For generations, the people of the City of Ember have flourished in an amazing world of glittering lights. But Ember's once powerful generator is failing ... and the great lamps that illuminate the city are starting to flicker.
Prof. Lindenbrook leads his intrepid party on an expedition to the centre of the earth, via a volcano in Iceland, encountering all manner of prehistoric monsters and life-threatening hazards on the way. Written by
Mark Hockley <email@example.com>
In some European versions of the film, the "Prof of geology's Song" was re-dubbed into the "Gaudeamus Igitur" song. See more »
When Hans is helping Carla and Lindenbrook out of the cave filling with water, from above Lindenbrook is seen with his head to the top of the hole, the water up to his neck. In the next shot from below, the water is only up to Lindenbrook's waist. See more »
The great James Mason is superb as a geology professor who heads a party of five (four people and one duck) on a perilous journey into the depths of the earth. While the film's screenplay may have been a true cinematic rendering of the source novel by Jules Verne, I could have wished for a film with more subterranean adventure and less prefatory fluff.
The film's first 45 minute segment sets up the film's premise, but it takes place totally above ground, and could have been condensed to 10 or 15 minutes. There's lots of professorial bantering; a youthful Pat Boone croons his sweetheart; and he and the professor duel against adversaries in an unnecessary subplot.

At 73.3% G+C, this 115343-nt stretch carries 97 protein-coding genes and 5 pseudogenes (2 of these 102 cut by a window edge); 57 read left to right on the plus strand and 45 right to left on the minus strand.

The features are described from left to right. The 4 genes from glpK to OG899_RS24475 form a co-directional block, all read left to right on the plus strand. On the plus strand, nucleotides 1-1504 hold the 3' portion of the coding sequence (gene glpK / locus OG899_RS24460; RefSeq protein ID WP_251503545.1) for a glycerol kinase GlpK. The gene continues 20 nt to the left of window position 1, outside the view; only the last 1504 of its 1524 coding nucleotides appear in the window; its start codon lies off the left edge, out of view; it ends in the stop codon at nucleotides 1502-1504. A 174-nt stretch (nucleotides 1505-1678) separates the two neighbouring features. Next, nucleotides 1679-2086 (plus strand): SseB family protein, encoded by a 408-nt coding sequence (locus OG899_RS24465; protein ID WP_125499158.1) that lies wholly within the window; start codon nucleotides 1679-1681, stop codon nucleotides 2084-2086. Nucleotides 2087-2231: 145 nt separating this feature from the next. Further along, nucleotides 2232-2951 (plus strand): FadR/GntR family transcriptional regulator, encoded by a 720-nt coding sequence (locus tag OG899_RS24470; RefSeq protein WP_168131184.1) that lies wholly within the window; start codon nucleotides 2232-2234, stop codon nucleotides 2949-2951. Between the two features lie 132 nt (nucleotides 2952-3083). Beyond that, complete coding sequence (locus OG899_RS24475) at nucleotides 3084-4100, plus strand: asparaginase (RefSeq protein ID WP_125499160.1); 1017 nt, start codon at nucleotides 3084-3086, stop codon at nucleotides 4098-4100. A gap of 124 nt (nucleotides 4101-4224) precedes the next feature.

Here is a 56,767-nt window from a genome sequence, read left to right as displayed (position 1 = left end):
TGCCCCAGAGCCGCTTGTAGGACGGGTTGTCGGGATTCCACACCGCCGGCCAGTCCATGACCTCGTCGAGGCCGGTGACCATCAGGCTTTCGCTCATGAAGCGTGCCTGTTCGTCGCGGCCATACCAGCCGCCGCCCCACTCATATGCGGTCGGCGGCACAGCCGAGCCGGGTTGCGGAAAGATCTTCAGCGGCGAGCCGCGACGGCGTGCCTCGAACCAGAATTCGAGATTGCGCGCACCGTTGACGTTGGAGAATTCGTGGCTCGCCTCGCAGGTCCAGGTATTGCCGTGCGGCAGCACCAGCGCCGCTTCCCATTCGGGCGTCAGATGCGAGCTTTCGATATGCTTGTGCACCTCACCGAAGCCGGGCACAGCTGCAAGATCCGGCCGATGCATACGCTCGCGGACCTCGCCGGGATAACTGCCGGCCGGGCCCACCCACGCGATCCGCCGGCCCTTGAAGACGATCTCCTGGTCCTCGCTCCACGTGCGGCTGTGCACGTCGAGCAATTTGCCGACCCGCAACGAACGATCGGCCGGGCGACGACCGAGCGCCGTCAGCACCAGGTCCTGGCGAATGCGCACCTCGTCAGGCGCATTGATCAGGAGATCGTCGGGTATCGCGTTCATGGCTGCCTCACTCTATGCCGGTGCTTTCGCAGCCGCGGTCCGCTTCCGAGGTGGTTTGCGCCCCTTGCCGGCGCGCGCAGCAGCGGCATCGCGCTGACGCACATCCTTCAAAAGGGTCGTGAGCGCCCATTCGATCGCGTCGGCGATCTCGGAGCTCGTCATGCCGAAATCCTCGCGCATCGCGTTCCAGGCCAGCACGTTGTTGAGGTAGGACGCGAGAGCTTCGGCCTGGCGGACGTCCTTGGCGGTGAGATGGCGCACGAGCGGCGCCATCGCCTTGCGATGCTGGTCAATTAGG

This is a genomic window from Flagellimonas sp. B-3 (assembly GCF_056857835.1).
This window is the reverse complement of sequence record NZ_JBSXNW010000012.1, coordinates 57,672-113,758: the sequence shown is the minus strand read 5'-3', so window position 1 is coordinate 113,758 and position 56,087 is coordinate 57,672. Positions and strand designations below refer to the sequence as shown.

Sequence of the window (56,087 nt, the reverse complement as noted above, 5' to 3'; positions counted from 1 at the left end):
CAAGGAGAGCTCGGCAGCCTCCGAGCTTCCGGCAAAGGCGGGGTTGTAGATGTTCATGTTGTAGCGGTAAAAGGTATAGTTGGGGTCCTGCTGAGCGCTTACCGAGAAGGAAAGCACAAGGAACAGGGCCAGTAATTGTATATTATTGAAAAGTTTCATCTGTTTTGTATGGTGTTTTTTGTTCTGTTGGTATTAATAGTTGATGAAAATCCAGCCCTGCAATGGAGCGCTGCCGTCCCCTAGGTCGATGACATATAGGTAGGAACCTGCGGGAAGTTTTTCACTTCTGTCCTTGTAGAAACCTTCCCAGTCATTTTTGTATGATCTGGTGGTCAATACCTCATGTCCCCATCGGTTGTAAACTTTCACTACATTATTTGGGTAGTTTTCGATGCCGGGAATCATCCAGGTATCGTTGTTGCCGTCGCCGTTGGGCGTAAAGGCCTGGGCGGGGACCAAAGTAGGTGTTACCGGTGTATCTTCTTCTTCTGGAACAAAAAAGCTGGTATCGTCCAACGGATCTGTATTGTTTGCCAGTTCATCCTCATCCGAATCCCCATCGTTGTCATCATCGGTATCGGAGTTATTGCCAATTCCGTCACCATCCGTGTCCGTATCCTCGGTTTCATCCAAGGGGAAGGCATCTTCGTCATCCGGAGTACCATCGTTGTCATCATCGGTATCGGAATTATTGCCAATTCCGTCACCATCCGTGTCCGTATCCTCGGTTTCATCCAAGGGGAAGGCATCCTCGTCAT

But once the explorers finally get underground, the viewer is in for an absorbing cinematic experience, despite a bloated script that has the cast chattering incessantly. Cinematography and special effects effectively convey the physical surroundings as a forbidding, downward trending labyrinth characteristic of a giant cave.
The sets are elaborate and imaginative, though the "mushroom forest" is a tad too "magical"; I kept waiting for Dorothy, Toto, and the cowardly lion to drop by and say hello from the set of the Emerald City.
From start to finish the film has good acting, and there's plenty of humor. And the sound effects and grim music are terrific. The organ music, in particular, lends a strikingly Gothic touch to the nether world look of the sunken city.
Despite a too talky script, this 1959 film deserves to be watched multiple times by kids of all ages for its timeless adventure and sense of discovery.
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